How Aussie equities fared this reporting season

How Aussie equities fared this reporting season

With reporting season wrapped up, here’s how Australian companies fared. We look at the factors that drove results and the themes that appeared.

Despite the positive lead-up of a 6.4 per cent rally in the S&P/ASX 300 Accumulation Index in July, reporting season proved disappointing, with companies more often missing consensus earnings expectations than beating them. As a result, the market traded down for the month.

The importance of good management was once again evident, as companies delivering on cost out and restructuring programs, such as BlueScope Steel and Sims Metals, continued to perform well.

 

These companies’ ‘self-help’ initiatives have enabled them to navigate challenging industry conditions.

Challenges are arising for the interest rate-sensitive sectors such as REITs, utilities and telecommunications.

While still enjoying a background of record-low interest rates, share price rallies have made it increasingly difficult to justify the valuations of the companies in these sectors.

Even companies we consider to have superior business models such as Transurban and Macquarie Atlas Roads Group underperformed post the release of their results.

Capital management remains a key focus for investors. Companies have become conditioned to the expectations of investors with regard to dividends and understand their importance.

As such, there were few instances of companies significantly reducing cash returns to shareholders and the pay-out ratio of the market remains at elevated levels.

Companies with service operations exposed to the materials and energy sectors experienced significant rallies leading into reporting season as the market bet on the bottom of the resources cycle.

Monadelphous (up 41 per cent), Downer EDI (up 9.7 per cent) and ALS (up 4.3 per cent) all rallied in July and, while the share prices of these stocks varied post-reporting, each outperformed the market for the July/August period.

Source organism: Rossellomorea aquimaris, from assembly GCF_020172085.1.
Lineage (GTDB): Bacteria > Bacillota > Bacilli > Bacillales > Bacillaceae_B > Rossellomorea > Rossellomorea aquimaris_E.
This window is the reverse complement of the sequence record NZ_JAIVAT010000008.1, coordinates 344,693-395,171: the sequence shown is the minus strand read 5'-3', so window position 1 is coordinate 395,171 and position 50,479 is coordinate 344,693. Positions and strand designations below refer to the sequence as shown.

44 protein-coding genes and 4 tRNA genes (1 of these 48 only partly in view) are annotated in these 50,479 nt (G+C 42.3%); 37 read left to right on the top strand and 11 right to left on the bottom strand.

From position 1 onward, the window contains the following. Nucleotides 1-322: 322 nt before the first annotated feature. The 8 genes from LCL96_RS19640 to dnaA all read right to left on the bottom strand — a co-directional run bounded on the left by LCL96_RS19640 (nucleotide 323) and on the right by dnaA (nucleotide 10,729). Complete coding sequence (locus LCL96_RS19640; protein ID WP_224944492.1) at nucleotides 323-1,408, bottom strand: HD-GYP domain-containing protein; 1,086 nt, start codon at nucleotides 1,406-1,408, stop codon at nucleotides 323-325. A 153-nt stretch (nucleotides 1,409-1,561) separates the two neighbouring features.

Investing with the intention of benefitting from the aging population has not proven to be straightforward.

While private hospital providers (Healthscope and Ramsay Healthcare) and retirement village operators (Aveo Group) performed well, aged care providers (Estia, Regis and Japara) significantly underperformed.

In our view, the key issue with the aged care providers is a primary mismatch between their high growth aspirations and the inherent risk embedded in the structure of their funding model, due to the amount of gearing they carry and the regulatory risk involved.

From a valuation perspective, high PE companies that missed expectations were punished heavily (Blackmores, Mantra, CSL and Medibank), while those that met expectations remained unscathed or continued to rally (Domino’s, James Hardie, Cochlear and Healthscope).

Insider selling spooked the market on multiple occasions. The CEO of Brambles sold his entire holding of shares while the Healthscope CEO sold a significant amount, as did the founder of Vocus.

James Packer lightened his holding in Crown Resorts through a block trade outside of market hours.

Looking forward, the markets estimate of the timing of a US Federal Reserve interest rate hike, along with the prevailing local macroeconomic backdrop, will continue to drive many of the broader market trends.

The relatively low aggregate volatility of the index is masking a significant amount of re-positioning that is occurring as investors prepare for changes in the interest rate environment.

As bottom-up stock pickers we will aim to use the impact of macroeconomic trends to find attractive entry points into companies with strong fundamentals for growth and to add to positions in such companies that we already own.

Lee Mickelburough, head of Australian equities, Henderson Global Investors

How Aussie equities fared this reporting season
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